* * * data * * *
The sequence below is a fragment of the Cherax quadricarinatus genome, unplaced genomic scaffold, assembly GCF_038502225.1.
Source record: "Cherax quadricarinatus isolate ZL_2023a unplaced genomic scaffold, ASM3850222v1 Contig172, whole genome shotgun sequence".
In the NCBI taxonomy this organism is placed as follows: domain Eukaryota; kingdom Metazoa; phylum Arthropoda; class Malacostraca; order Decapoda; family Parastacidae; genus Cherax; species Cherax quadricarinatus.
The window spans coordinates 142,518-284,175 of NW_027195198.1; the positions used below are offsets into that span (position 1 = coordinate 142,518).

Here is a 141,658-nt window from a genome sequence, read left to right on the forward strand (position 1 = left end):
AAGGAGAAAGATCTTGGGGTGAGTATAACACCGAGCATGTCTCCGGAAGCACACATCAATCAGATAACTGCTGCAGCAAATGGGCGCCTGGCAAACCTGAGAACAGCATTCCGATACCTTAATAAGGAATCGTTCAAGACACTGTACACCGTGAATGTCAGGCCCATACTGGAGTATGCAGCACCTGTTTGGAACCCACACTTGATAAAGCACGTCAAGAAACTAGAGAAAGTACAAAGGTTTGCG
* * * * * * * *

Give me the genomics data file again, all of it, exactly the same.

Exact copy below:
The sequence below is a fragment of the Cherax quadricarinatus genome, unplaced genomic scaffold, assembly GCF_038502225.1.
Source record: "Cherax quadricarinatus isolate ZL_2023a unplaced genomic scaffold, ASM3850222v1 Contig172, whole genome shotgun sequence".
In the NCBI taxonomy this organism is placed as follows: domain Eukaryota; kingdom Metazoa; phylum Arthropoda; class Malacostraca; order Decapoda; family Parastacidae; genus Cherax; species Cherax quadricarinatus.
The window spans coordinates 142,518-284,175 of NW_027195198.1; the positions used below are offsets into that span (position 1 = coordinate 142,518).

Here is a 141,658-nt window from a genome sequence, read left to right on the forward strand (position 1 = left end):
AAGGAGAAAGATCTTGGGGTGAGTATAACACCGAGCATGTCTCCGGAAGCACACATCAATCAGATAACTGCTGCAGCAAATGGGCGCCTGGCAAACCTGAGAACAGCATTCCGATACCTTAATAAGGAATCGTTCAAGACACTGTACACCGTGAATGTCAGGCCCATACTGGAGTATGCAGCACCTGTTTGGAACCCACACTTGATAAAGCACGTCAAGAAACTAGAGAAAGTACAAAGGTTTGCG